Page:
It was clear during the Celtics’ narrow loss to the Lakers on Sunday that the team has a glaring weakness capable of sinking any pretensions it might have toward contending in the Eastern Conference: the bench.
Boston’s bench was led by rookie Romeo Langford, who scored five points and played 15 minutes. Brad Wanamaker played 18 minutes and scored two points. Grant Williams tallied four points in 13 minutes. And that was it.
Eleven total points on 3-for-11 shooting, with five turnovers. The Lakers bench? A total of 43 points on 16-for-31 shooting.
The Celtics could address this problem. There are buyout candidates available who would immediately give their bench an offensive focal point and while the reserve unit is going to be limited by the fact that is mostly comprised of very young players (five rookies) and those with a defense-first mindset (Marcus Smart, Semi Ojeleye), signing a veteran would surely boost the team’s 28.1 points per game off the bench, which ranks 28th in the NBA.
That includes two players who are very familiar to Celtics fans: Evan Turner, who was a bench stalwart for Boston in the team’s surprising 48-win 2015-16 season, and Isaiah Thomas, a two-time All-Star with the Celtics during his three seasons in Boston.
Thomas was bought out by the Clippers upon being traded from Washington earlier this month. He has said he would welcome a return to Boston.
Turner is still a member of the Timberwolves, trying to determine what’s next. Turner worked out for the Clippers last week, before L.A. signed Reggie Jackson from the Pistons. Turner is still weighing the prospect of a buyout from Minnesota, according to a source, and would also welcome a return to the Celtics.
Keeping the Young Players a Priority
But Boston general manager Danny Ainge has been reluctant to make a move on any of the players on the bottom of the roster. The Celtics like the group of rookies they’ve brought in and, with major long-term contracts either signed or looming for Kemba Walker, Jaylen Brown and Jayson Tatum, Boston needs to develop young, cheap talent.
That’s what it’s doing with Langford, a rookie who has struggled with injuries but has been coming into his own in the last month or so, especially as a defender. Williams, too, is a rookie who has impressed with his heady all-around game, able to man multiple positions in the frontcourt despite standing only 6-6.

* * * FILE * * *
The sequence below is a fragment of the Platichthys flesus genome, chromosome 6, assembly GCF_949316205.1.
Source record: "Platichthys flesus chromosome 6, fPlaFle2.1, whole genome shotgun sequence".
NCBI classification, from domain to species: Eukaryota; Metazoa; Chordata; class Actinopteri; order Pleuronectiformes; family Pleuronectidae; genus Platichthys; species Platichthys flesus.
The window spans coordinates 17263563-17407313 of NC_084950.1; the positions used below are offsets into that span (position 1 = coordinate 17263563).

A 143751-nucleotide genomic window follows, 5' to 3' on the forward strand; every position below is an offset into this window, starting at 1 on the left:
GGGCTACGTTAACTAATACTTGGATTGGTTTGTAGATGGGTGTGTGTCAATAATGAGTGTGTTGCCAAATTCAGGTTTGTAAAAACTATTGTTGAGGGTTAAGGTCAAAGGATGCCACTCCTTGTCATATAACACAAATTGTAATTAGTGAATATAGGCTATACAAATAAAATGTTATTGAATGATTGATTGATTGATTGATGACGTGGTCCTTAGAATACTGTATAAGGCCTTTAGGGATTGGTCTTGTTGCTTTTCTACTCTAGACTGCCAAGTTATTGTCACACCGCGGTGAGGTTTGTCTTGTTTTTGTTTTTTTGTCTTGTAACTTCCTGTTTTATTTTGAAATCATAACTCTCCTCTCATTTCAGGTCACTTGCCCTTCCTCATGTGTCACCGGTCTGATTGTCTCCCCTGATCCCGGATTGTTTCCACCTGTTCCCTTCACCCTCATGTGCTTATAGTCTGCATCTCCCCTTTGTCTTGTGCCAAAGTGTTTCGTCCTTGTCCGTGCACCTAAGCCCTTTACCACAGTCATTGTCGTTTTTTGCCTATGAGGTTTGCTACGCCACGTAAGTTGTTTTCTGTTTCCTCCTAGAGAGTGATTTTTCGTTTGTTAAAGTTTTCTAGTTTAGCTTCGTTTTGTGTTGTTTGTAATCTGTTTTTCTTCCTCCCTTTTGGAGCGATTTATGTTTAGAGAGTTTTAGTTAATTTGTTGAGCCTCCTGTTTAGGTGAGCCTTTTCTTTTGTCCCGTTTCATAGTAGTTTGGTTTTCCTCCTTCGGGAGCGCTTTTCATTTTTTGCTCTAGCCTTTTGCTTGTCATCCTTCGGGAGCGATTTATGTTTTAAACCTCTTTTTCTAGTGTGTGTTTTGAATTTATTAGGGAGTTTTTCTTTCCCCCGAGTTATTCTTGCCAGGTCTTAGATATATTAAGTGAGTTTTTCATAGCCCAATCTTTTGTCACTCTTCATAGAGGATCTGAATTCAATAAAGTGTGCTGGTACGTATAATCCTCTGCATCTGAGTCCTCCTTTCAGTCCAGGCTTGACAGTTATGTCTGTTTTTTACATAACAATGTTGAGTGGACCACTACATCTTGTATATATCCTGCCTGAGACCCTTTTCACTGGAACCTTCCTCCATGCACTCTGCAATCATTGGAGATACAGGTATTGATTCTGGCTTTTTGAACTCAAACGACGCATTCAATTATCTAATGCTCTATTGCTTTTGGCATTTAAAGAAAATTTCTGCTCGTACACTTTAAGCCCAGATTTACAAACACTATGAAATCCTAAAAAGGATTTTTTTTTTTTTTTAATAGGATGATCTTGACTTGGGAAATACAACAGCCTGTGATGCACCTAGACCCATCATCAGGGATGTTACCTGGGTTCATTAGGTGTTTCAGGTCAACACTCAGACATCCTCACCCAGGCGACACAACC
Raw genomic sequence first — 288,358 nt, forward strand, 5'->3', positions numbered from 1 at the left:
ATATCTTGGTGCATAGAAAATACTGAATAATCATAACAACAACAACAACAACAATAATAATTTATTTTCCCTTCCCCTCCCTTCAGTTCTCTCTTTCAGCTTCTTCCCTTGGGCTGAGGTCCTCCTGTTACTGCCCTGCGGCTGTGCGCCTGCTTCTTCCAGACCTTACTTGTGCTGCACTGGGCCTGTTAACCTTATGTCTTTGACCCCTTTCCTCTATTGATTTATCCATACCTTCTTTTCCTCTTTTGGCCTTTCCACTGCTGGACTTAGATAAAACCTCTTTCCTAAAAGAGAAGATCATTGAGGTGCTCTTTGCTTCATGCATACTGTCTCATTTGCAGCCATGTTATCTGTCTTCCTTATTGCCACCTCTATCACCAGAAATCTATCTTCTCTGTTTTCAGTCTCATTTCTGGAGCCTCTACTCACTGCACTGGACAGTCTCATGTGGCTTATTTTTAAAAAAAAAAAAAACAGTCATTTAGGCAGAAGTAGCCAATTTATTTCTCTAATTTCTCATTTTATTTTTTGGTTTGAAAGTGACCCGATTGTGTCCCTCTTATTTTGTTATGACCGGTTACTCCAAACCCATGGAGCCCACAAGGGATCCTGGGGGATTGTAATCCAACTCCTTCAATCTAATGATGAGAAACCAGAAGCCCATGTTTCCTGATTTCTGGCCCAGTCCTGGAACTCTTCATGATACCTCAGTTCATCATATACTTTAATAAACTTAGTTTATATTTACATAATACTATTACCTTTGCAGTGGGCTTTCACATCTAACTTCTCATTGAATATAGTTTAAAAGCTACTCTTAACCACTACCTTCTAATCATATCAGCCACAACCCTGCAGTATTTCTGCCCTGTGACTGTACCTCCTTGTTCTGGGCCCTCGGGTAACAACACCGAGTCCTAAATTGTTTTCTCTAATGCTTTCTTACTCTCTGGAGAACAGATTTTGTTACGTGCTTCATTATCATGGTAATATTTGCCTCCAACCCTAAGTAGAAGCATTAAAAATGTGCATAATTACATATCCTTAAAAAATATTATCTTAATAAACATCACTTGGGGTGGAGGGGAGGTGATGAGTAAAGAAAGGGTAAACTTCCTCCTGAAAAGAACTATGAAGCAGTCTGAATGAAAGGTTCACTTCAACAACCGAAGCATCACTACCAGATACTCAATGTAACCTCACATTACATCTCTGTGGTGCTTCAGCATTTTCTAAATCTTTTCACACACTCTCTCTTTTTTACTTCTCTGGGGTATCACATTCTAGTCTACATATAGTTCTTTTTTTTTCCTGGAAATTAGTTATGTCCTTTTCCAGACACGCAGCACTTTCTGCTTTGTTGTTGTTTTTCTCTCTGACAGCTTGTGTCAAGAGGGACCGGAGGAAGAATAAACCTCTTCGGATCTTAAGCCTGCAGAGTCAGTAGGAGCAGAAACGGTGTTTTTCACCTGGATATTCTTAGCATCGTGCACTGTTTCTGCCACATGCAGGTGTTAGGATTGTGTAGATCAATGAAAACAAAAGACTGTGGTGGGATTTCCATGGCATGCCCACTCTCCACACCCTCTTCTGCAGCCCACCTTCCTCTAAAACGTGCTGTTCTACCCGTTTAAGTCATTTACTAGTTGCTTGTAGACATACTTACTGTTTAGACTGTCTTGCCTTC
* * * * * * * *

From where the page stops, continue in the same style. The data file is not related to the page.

The team similarly likes the offensive potential of second-round pick Carsen Edwards, who had an 18-point game back in November. The Celtics also have three players pulled off the international scrap heap, Wanamaker, Vincent Poirier and Javonte Green. Wanamaker has become part of the rotation and won’t be going anywhere.
Is Cutting Javonte Green the Answer?
Green, though, has appeared sporadically in 41 games. Poirier has been even more sporadic in his appearances, playing 5.8 minutes in 19 games. Maybe the Celtics would like to see what those two can do in the future but both are 26 years old—these are not high-ceiling developmental projects.
Cutting Poirier might make more sense, especially with a crowd at the center position when Robert Williams comes back. But he is signed for $2.5 million this year and next, and the Celtics would be responsible for that money. Green’s contract, though, is not guaranteed for next season.
That’s what the Celtics must consider. Is keeping Green/Poirier for their long-term value worth short-circuiting the potential of the team this season, when adding a veteran for the bench could help the Celtics fix what was so obvious a problem in Los Angeles?
We’ve heard from the players themselves that they feel they can contend with this group. If that means the starting five plus Smart, then yes, that is probably true. But the bench is an anchor weighing down the potential of this team. Only the buyout market can fix that.